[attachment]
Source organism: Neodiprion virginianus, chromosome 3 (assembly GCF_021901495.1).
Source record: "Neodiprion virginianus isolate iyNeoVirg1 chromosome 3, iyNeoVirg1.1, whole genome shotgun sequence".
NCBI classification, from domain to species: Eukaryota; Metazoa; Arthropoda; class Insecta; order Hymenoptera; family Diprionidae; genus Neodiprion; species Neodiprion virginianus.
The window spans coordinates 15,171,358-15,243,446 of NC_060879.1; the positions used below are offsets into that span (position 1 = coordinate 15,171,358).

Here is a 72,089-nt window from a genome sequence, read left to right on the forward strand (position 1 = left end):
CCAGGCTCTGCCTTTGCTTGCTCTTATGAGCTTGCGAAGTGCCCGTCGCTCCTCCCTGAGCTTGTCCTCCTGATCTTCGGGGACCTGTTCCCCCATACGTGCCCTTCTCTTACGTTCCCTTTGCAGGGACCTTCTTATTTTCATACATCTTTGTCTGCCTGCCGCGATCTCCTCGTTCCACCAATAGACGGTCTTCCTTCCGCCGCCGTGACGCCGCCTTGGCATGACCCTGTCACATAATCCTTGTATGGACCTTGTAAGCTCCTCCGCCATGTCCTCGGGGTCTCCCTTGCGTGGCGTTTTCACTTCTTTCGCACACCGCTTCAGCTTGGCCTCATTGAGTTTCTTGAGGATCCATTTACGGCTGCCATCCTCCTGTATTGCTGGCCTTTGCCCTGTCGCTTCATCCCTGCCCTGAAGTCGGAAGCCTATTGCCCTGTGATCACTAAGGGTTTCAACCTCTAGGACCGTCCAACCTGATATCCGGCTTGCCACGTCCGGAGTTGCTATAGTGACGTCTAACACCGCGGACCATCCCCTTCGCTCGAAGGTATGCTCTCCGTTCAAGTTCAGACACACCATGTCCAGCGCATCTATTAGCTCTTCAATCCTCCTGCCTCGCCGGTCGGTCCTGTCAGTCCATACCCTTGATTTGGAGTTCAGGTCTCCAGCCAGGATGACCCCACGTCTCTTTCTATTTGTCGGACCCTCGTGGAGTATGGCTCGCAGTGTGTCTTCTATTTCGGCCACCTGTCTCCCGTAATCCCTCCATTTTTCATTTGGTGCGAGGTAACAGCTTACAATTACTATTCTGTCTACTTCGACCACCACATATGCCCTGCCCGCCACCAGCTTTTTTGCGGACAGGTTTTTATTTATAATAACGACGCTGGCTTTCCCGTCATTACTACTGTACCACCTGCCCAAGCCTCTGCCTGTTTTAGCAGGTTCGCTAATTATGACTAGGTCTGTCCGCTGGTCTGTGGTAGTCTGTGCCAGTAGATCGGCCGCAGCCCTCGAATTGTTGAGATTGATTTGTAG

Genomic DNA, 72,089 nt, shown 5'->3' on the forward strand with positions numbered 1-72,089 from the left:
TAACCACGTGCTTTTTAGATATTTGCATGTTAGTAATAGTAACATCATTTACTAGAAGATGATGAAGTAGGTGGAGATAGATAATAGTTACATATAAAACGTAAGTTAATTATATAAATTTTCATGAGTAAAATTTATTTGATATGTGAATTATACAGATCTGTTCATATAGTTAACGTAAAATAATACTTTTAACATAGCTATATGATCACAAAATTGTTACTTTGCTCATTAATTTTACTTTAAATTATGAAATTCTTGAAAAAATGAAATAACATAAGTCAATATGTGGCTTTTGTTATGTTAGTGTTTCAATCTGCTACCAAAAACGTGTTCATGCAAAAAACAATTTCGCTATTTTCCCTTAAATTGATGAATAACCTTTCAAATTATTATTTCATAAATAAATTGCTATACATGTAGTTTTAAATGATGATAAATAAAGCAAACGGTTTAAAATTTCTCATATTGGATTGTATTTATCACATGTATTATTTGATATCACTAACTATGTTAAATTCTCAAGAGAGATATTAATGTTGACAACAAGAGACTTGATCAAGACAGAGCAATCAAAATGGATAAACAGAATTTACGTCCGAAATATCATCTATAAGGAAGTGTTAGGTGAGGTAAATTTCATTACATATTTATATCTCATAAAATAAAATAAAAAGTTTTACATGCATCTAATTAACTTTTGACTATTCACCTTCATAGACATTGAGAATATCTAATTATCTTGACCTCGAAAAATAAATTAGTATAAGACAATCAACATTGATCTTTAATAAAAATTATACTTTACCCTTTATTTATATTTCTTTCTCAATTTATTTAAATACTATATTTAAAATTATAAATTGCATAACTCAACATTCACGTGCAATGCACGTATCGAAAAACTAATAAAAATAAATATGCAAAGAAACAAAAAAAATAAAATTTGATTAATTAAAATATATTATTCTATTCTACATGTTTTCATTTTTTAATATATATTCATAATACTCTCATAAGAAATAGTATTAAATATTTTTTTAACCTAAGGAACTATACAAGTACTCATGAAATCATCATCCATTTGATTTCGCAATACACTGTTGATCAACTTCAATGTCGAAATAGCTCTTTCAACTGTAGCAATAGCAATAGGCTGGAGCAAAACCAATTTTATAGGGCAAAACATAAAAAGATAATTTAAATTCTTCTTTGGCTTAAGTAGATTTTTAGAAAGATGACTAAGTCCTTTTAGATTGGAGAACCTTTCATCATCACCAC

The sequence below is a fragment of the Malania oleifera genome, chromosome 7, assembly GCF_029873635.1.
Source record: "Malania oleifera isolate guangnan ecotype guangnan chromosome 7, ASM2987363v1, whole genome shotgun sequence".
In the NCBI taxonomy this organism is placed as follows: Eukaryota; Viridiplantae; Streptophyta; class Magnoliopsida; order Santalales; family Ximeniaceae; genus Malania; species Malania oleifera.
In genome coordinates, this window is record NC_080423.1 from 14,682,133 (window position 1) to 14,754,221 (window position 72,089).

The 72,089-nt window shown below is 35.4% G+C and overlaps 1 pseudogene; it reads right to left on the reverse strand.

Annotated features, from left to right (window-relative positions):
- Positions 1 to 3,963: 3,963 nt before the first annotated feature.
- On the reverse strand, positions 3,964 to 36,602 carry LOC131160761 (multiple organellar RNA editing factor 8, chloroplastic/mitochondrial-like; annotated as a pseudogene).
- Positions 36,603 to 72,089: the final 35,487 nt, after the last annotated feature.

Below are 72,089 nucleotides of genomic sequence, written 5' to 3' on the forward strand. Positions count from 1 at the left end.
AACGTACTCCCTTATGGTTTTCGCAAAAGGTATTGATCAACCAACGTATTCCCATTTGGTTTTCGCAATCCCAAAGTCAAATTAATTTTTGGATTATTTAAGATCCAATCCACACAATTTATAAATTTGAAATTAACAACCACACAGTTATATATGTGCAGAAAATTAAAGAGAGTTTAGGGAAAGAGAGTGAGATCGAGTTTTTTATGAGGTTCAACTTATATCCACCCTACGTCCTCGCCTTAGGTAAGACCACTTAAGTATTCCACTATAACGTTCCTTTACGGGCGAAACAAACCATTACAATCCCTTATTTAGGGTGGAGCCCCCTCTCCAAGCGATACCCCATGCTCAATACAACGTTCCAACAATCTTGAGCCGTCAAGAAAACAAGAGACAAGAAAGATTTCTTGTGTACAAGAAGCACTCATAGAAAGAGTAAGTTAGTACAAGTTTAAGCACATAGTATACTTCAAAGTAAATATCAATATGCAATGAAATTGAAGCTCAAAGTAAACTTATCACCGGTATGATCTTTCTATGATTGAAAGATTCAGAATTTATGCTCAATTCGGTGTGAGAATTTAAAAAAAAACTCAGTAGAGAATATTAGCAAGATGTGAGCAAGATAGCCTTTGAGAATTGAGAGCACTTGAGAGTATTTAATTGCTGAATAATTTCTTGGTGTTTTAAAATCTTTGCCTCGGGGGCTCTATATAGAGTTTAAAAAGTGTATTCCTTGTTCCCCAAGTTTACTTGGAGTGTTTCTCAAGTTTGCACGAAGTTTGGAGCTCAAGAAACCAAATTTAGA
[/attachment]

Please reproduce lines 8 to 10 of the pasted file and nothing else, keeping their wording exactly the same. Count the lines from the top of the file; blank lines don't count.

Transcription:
TAACCACGTGCTTTTTAGATATTTGCATGTTAGTAATAGTAACATCATTTACTAGAAGATGATGAAGTAGGTGGAGATAGATAATAGTTACATATAAAACGTAAGTTAATTATATAAATTTTCATGAGTAAAATTTATTTGATATGTGAATTATACAGATCTGTTCATATAGTTAACGTAAAATAATACTTTTAACATAGCTATATGATCACAAAATTGTTACTTTGCTCATTAATTTTACTTTAAATTATGAAATTCTTGAAAAAATGAAATAACATAAGTCAATATGTGGCTTTTGTTATGTTAGTGTTTCAATCTGCTACCAAAAACGTGTTCATGCAAAAAACAATTTCGCTATTTTCCCTTAAATTGATGAATAACCTTTCAAATTATTATTTCATAAATAAATTGCTATACATGTAGTTTTAAATGATGATAAATAAAGCAAACGGTTTAAAATTTCTCATATTGGATTGTATTTATCACATGTATTATTTGATATCACTAACTATGTTAAATTCTCAAGAGAGATATTAATGTTGACAACAAGAGACTTGATCAAGACAGAGCAATCAAAATGGATAAACAGAATTTACGTCCGAAATATCATCTATAAGGAAGTGTTAGGTGAGGTAAATTTCATTACATATTTATATCTCATAAAATAAAATAAAAAGTTTTACATGCATCTAATTAACTTTTGACTATTCACCTTCATAGACATTGAGAATATCTAATTATCTTGACCTCGAAAAATAAATTAGTATAAGACAATCAACATTGATCTTTAATAAAAATTATACTTTACCCTTTATTTATATTTCTTTCTCAATTTATTTAAATACTATATTTAAAATTATAAATTGCATAACTCAACATTCACGTGCAATGCACGTATCGAAAAACTAATAAAAATAAATATGCAAAGAAACAAAAAAAATAAAATTTGATTAATTAAAATATATTATTCTATTCTACATGTTTTCATTTTTTAATATATATTCATAATACTCTCATAAGAAATAGTATTAAATATTTTTTTAACCTAAGGAACTATACAAGTACTCATGAAATCATCATCCATTTGATTTCGCAATACACTGTTGATCAACTTCAATGTCGAAATAGCTCTTTCAACTGTAGCAATAGCAATAGGCTGGAGCAAAACCAATTTTATAGGGCAAAACATAAAAAGATAATTTAAATTCTTCTTTGGCTTAAGTAGATTTTTAGAAAGATGACTAAGTCCTTTTAGATTGGAGAACCTTTCATCATCACCAC

The sequence below is a fragment of the Malania oleifera genome, chromosome 7, assembly GCF_029873635.1.
Source record: "Malania oleifera isolate guangnan ecotype guangnan chromosome 7, ASM2987363v1, whole genome shotgun sequence".